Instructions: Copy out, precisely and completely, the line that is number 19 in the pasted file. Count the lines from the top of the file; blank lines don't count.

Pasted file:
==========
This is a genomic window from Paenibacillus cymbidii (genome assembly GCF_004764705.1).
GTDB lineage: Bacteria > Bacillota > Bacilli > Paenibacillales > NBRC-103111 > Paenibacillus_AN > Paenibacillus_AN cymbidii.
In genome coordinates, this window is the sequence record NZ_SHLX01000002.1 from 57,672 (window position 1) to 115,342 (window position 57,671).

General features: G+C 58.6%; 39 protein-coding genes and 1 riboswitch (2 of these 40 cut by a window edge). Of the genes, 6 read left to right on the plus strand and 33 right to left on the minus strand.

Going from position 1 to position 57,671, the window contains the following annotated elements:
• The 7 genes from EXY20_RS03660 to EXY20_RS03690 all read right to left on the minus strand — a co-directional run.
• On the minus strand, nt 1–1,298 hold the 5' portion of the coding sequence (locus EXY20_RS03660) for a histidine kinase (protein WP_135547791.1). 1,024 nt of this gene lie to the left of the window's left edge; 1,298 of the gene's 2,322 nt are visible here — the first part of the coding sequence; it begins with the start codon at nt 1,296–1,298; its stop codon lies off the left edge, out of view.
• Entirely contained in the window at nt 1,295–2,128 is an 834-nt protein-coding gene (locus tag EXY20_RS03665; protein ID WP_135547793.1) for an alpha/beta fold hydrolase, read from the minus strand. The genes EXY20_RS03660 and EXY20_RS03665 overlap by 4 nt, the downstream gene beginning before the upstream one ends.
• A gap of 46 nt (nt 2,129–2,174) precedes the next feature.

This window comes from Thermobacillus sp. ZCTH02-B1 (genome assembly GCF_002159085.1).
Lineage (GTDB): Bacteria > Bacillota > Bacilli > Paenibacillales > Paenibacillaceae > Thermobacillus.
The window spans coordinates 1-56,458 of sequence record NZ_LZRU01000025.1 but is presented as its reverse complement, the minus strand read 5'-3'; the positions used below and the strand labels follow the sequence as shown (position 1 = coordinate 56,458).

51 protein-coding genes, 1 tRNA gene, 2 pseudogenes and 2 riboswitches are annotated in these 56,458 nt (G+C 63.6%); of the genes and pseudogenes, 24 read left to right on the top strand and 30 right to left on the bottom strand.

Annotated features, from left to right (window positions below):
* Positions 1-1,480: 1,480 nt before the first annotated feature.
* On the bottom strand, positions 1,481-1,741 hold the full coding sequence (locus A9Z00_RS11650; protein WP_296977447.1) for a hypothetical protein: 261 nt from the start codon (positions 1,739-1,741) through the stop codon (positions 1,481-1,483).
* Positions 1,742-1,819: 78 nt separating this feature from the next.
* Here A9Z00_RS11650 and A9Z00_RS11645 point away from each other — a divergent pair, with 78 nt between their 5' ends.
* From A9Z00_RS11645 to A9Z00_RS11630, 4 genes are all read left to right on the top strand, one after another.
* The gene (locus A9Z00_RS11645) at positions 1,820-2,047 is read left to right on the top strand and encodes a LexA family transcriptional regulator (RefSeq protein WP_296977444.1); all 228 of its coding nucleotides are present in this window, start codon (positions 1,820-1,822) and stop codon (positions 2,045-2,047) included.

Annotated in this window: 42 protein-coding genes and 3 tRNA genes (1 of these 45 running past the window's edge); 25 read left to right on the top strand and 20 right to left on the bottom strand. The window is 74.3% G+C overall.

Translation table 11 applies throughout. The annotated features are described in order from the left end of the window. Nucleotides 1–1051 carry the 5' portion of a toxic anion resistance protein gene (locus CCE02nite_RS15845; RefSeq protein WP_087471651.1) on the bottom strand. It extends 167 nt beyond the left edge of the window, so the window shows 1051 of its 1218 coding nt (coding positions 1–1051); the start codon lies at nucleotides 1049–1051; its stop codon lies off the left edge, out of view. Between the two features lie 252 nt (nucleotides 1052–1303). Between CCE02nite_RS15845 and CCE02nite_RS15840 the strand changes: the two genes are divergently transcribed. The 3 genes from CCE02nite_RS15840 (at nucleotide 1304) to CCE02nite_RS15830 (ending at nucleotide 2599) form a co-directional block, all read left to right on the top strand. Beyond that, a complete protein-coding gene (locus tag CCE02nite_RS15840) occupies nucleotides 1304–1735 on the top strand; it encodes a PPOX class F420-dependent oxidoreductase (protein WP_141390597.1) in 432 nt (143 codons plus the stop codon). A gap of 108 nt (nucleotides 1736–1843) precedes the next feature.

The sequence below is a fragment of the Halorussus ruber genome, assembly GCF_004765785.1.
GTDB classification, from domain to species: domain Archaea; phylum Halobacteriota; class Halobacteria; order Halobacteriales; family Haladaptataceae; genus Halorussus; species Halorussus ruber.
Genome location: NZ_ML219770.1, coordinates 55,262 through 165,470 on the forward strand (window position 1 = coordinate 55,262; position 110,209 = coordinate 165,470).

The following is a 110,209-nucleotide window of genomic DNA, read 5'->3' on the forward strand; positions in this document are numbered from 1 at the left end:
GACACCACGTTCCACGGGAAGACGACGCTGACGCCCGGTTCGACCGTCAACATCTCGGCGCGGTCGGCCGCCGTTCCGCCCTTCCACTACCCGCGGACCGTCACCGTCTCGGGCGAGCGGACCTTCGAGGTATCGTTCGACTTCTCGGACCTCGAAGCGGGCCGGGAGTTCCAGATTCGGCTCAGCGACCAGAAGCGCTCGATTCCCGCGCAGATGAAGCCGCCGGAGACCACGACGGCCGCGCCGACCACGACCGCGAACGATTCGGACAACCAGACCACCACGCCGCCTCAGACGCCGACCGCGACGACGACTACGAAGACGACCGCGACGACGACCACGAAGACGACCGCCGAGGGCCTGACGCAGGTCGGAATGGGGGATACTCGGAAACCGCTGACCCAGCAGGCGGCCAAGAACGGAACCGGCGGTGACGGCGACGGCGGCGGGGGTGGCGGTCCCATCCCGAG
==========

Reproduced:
* From A9Z00_RS11645 to A9Z00_RS11630, 4 genes are all read left to right on the top strand, one after another.